The vessel arrived in late May but stayed off Libya’s eastern coastline after the U.N., the European Union’s naval mission, Operation IRINI, Tripoli’s NOC and the U.S. threatened the ship’s captain and its charterer with sanctions if they loaded Libyan fuel, those officials said.
The Jal Laxmi’s captain, Abul Bashar Muhammad Fakhrul Islam, said his vessel had been chartered by Emo Investment and was due to load in Tobruk. The shipmaster confirmed the vessel had been warned by the European naval force and NOC not to dock in Tobruk and was waiting offshore for orders.
Rami Al-Breiki, the operations manager at Emo Investment and a former official at the state-run Abu Dhabi National Oil Co., didn’t return a request for comment.
Capt. Santhakumar Pai, a manager at the vessel’s owner, CPC Corp. in Dubai, said the vessel had been rented to a third party, which he declined to name.
A spokesman for the EU’s naval force declined to comment.
Mr. Haftar has also been in contact with the Venezuelan regime of Nicolás Maduro, offering to act as a broker that would handle payments for the Latin American nation’s sanctioned oil, according to Western and Libyan security officials.
The general’s private jet was in Caracas, Venezuela’s capital, as recently as April 24, according to tracker Flight Radar24.
Full Steam Ahead: AMLO’s Infrastructure Plan (Americas Quarterly)
Mexico’s president is betting on pet projects to spark a post-COVID recovery. Critics see a waste of resources.
Andrés Manuel López Obrador doesn’t intend to let the coronavirus upend his “fourth transformation” of Mexico. On a whistle-stop tour of southern states this week, the president is touting progress on a development agenda that has changed strikingly little since the pandemic began: a tourist rail network on the Yucatan peninsula broke ground on June 1, with a separate cross-isthmus train line and investment corridor also in the works. Construction on an $8-billion oil refinery and a new airport outside Mexico City never stopped.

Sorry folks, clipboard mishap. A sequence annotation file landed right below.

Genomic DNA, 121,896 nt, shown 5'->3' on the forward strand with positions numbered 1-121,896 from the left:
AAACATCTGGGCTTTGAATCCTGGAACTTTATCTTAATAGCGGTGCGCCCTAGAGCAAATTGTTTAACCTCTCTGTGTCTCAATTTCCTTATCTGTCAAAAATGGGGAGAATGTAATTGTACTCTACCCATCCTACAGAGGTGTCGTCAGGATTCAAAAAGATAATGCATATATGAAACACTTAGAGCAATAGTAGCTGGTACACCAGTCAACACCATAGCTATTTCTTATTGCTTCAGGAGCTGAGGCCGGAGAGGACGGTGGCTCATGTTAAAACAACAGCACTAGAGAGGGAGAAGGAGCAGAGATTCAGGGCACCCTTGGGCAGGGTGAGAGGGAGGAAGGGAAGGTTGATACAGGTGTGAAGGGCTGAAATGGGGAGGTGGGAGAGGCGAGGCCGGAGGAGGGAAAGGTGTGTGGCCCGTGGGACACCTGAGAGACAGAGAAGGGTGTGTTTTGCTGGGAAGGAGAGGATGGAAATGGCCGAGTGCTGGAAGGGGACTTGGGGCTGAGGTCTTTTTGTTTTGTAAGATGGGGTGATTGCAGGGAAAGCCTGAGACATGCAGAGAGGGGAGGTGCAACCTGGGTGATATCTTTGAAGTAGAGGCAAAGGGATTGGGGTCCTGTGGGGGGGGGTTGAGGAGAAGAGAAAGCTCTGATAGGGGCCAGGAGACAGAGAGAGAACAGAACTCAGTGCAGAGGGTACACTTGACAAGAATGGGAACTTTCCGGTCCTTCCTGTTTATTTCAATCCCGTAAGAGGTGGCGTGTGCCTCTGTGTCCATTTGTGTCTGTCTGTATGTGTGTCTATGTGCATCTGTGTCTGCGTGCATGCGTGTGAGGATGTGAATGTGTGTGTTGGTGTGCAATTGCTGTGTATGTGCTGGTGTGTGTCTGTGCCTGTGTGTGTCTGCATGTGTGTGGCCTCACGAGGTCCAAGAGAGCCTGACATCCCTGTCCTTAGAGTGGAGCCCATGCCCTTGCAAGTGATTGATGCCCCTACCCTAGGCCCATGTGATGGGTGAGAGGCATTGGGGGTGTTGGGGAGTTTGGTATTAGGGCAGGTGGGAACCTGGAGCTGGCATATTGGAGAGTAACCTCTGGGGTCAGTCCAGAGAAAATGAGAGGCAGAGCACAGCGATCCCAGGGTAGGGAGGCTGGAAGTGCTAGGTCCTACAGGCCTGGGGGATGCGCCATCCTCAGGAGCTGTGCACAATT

López Obrador’s big-ticket infrastructure projects were controversial before the pandemic, amid unresolved questions about financial viability and environmental impact. Now, with Mexico’s daily coronavirus count yet to plateau and a death toll over 10,000, some see the president’s commitment to his campaign agenda as a stubborn misuse of limited resources.
“It’s investment that could be directed to areas of much more urgent need,” Macario Schettino, a Mexican political and economic analyst, told AQ.
López Obrador says the projects, which together the administration expects to cost around $18 billion, will help “accelerate” the post-pandemic recovery; the administration claims they will account for 10% of the 2 million jobs it has pledged to create this year. The Maya Train, which will shuttle passengers to and from Cancún, Bacalar and other tourist hot spots, is projected to provide 80,000 jobs on its own.
Observers are skeptical. Mexico’s economy has never seen even 1 million new jobs created in the nine months that López Obrador has given himself to double that. The government’s expected employment bump comes mostly from projects that were already on the books or expansions of unproven social programs. A youth apprenticeship scheme that enrolled close to a million young people in 2019 – and which the government says will be the biggest driver of new employment – led directly to only 20,000 permanent jobs in that time.
“The goal is far from what they’ll be able to achieve,” Edmundo Gamas, director of the Mexican Institute of Infrastructure Development (IMEXDI), told AQ. “On top of that, the quality of the jobs they’re talking about creating doesn’t compare with the jobs being lost. Most of these would be temporary, with very low salaries and without benefits.”